Lung cancer is still the leading cause of cancer-related death for both men and women in the United States, though therapeutic outcomes have gradually improved. In 2010, there were estimated 222,520 new cases of lung cancer diagnosed and only 15% of those will be alive after 5 years [1]. Non-small cell lung cancer (NSCLC) constitutes about 85% of all lung cancers, with small cell carcinoma making up the remaining 15%. About 25% to 30% of patients with NSCLC have stage I disease and receive surgical intervention alone. Despite undergoing curative surgery, more than 25% of patients with stage I NSCLC will die from recurrent disease within five years [2], [3]. Adjuvant cisplatin based chemotherapy in stage I–III NSCLC improves survival modestly following surgical resection [4], [5], [6]. Cancer and Leukemia Group B (CALGB) 9633, a phase III study that compared adjuvant therapy with carboplatin/paclitaxel versus surgery alone for completely resected stage IB NSCLC, showed a significant survival benefits to adjuvant therapy after 2.8 years of median follow-up [7] but not after 4.5 years of follow-up [8]. Reliable clinical or molecular prognostic factors, as well as guidelines for treatment of recurrent stage I NSCLC have not been well elucidated. Because of heterogeneity in recurrence rates among cancer patients with the same stage, it is critical to isolate a reliable molecular signature in tumors that could be used to identify those who are likely to develop recurrent disease and would thus benefit from adjuvant therapy. Moreover, identification of genes and molecular pathways critical for development of metastasis could lead to advances in therapeutics.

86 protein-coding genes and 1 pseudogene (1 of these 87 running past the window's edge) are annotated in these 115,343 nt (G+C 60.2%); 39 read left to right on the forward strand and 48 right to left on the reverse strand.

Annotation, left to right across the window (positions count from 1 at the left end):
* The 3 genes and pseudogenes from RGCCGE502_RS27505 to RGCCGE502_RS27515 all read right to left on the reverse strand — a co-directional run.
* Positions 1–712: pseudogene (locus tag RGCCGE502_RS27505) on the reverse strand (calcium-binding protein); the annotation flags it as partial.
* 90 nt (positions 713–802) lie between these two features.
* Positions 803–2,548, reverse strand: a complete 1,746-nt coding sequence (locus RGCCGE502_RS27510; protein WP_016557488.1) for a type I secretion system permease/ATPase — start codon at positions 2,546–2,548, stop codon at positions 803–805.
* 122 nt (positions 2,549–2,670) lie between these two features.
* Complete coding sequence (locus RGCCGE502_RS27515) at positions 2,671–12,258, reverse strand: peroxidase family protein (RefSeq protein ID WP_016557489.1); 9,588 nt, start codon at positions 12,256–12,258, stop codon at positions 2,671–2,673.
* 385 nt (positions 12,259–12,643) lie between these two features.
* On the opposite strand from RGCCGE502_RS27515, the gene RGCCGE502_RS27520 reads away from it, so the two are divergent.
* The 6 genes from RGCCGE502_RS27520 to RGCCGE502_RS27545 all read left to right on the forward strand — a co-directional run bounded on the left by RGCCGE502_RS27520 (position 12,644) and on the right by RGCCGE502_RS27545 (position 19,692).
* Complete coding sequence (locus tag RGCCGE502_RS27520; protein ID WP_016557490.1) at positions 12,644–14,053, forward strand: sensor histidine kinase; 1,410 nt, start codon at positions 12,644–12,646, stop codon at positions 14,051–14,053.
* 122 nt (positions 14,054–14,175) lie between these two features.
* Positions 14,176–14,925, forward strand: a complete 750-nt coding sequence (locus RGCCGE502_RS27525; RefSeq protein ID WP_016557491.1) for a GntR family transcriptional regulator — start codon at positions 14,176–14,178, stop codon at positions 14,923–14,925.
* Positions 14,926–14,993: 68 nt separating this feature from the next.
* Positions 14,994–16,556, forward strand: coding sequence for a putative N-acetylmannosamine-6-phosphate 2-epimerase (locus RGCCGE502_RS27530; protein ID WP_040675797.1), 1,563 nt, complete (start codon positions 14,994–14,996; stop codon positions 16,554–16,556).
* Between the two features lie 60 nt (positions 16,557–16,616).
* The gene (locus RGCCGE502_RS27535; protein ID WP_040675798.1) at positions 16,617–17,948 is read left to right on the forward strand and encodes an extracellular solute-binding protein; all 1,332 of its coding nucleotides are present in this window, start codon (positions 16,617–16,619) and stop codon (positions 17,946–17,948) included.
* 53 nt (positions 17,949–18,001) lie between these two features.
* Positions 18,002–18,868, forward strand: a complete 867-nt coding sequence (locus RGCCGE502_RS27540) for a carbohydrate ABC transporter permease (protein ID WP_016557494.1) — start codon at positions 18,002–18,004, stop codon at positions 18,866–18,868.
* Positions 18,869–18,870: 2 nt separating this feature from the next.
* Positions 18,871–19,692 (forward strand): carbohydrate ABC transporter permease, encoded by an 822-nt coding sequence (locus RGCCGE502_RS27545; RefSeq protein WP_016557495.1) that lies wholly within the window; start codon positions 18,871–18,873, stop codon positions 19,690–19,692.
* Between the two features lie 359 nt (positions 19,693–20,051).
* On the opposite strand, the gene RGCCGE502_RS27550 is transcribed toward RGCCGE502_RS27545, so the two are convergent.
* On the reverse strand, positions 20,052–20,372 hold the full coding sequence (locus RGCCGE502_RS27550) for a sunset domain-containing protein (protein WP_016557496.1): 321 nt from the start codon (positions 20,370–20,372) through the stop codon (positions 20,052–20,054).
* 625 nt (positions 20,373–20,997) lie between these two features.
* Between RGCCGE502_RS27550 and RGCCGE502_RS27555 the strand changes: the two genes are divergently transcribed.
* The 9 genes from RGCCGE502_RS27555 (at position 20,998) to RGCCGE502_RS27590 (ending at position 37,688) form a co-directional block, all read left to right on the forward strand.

Advances in human genomics and proteomics have generated lists of candidate biomarkers with potential clinical values. Gene expression profiling has been used to characterize prognosis in lung cancer, mostly using overall survival (OS) rather than tumor recurrence as an end point [9], [10], [11], [12], [13], [14]. However, the identified survival-related genes lacked consistency among these studies, likely due to limited patient samples, disease heterogeneity, and/or technical factors such as differences in microarray platforms and specimen processing. Integrating microarray data from multiple studies to increase sample size holds promise for the development of more robust prognostic tests. We thus conducted a meta-analysis of seven data sets to search for differentially expressed genes related to overall survival time [15] and identified a 64-gene expression signature that is highly predictive of OS of stage I NSCLC patients. Our results indicate that gene expression signatures are useful in predicting survival of stage I lung cancer, and meta-analysis of microarray datasets increases statistical power for detecting survival-related differentially expressed genes.